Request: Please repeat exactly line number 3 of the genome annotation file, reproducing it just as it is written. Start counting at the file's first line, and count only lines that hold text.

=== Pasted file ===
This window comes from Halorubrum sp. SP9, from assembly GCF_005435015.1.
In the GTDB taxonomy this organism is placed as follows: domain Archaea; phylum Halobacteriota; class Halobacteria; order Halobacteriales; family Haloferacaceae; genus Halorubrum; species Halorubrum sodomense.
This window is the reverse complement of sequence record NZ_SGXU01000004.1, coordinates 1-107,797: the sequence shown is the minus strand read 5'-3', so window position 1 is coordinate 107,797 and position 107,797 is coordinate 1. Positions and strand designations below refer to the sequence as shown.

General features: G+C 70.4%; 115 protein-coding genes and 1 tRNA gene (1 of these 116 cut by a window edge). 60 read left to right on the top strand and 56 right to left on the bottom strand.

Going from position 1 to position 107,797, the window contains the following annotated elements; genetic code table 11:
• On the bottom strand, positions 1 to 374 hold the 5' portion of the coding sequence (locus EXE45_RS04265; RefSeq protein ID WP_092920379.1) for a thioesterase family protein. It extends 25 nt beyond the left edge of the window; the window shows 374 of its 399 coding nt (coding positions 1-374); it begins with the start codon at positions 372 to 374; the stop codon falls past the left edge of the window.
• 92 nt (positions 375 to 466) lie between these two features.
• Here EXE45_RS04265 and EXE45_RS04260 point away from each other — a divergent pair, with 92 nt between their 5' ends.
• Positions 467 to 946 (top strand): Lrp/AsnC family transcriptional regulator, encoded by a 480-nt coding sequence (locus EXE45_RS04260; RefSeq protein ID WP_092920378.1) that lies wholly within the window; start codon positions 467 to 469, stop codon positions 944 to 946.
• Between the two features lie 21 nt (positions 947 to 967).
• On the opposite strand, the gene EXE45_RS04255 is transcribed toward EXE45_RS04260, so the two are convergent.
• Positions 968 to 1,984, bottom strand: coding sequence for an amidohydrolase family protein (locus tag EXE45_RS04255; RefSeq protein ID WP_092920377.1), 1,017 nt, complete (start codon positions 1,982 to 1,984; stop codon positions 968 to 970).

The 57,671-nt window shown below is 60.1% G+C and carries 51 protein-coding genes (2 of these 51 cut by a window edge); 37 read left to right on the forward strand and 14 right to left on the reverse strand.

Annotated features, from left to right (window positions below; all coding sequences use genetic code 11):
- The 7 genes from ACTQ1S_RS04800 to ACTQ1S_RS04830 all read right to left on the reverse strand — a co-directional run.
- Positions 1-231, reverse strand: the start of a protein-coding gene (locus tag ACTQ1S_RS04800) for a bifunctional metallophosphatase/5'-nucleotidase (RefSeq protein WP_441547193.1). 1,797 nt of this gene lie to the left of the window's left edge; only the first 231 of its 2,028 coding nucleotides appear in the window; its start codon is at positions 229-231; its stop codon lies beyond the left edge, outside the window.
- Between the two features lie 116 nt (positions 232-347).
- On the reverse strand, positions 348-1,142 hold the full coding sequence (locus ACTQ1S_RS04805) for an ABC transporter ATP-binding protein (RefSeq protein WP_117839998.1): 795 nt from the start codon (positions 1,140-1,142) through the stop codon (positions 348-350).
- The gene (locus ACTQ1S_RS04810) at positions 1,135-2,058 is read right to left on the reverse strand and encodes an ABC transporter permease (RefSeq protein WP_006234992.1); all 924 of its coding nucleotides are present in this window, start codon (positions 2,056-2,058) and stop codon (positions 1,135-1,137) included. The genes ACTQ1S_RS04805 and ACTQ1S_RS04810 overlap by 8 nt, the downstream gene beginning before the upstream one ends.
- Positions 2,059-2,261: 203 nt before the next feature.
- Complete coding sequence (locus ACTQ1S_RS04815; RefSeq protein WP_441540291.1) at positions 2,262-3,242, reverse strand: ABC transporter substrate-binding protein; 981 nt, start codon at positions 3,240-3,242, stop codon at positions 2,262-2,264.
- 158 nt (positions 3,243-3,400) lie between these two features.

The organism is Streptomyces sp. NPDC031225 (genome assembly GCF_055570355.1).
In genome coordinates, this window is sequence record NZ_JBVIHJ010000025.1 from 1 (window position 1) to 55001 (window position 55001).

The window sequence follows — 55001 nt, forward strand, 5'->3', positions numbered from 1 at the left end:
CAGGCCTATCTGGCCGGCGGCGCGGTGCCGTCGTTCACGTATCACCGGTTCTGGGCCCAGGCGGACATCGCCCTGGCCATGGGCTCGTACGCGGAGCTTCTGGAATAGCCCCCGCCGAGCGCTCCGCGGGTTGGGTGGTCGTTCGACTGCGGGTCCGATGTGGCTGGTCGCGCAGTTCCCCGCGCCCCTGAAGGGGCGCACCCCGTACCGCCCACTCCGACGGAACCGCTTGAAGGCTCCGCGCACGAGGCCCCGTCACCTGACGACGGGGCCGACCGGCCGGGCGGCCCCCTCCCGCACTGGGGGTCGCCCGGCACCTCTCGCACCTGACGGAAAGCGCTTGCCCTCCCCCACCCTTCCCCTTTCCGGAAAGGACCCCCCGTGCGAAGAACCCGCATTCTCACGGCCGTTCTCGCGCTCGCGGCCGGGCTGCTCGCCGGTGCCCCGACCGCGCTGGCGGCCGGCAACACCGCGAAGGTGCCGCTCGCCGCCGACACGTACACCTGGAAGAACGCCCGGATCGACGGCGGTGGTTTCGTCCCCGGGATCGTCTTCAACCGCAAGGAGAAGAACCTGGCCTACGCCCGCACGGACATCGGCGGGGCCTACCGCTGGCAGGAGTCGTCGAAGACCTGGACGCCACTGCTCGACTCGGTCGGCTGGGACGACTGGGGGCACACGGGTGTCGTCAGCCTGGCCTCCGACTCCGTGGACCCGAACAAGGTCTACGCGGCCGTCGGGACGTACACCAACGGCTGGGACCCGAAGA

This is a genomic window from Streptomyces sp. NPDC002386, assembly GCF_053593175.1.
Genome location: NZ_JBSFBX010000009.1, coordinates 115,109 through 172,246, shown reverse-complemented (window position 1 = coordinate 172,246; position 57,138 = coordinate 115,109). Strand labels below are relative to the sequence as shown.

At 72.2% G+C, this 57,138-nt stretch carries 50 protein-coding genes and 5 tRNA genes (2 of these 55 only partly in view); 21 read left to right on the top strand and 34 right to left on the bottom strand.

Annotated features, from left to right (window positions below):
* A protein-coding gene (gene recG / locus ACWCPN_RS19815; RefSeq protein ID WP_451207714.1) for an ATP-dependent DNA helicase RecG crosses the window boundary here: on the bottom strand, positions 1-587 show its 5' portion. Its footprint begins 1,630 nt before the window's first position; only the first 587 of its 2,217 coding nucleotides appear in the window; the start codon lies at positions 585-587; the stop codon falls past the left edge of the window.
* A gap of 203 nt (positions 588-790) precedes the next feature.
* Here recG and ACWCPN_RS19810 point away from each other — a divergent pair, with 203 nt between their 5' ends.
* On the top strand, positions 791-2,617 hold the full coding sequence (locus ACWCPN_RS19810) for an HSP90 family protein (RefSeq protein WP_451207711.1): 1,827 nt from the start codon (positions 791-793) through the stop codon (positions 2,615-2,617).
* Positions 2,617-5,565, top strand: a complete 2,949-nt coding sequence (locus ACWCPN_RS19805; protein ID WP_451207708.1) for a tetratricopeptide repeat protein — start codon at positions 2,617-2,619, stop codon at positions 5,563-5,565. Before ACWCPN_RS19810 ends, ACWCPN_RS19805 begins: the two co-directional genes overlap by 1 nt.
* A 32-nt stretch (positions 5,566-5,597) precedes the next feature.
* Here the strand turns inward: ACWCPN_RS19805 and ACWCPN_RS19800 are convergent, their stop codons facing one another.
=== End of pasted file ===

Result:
This window is the reverse complement of sequence record NZ_SGXU01000004.1, coordinates 1-107,797: the sequence shown is the minus strand read 5'-3', so window position 1 is coordinate 107,797 and position 107,797 is coordinate 1. Positions and strand designations below refer to the sequence as shown.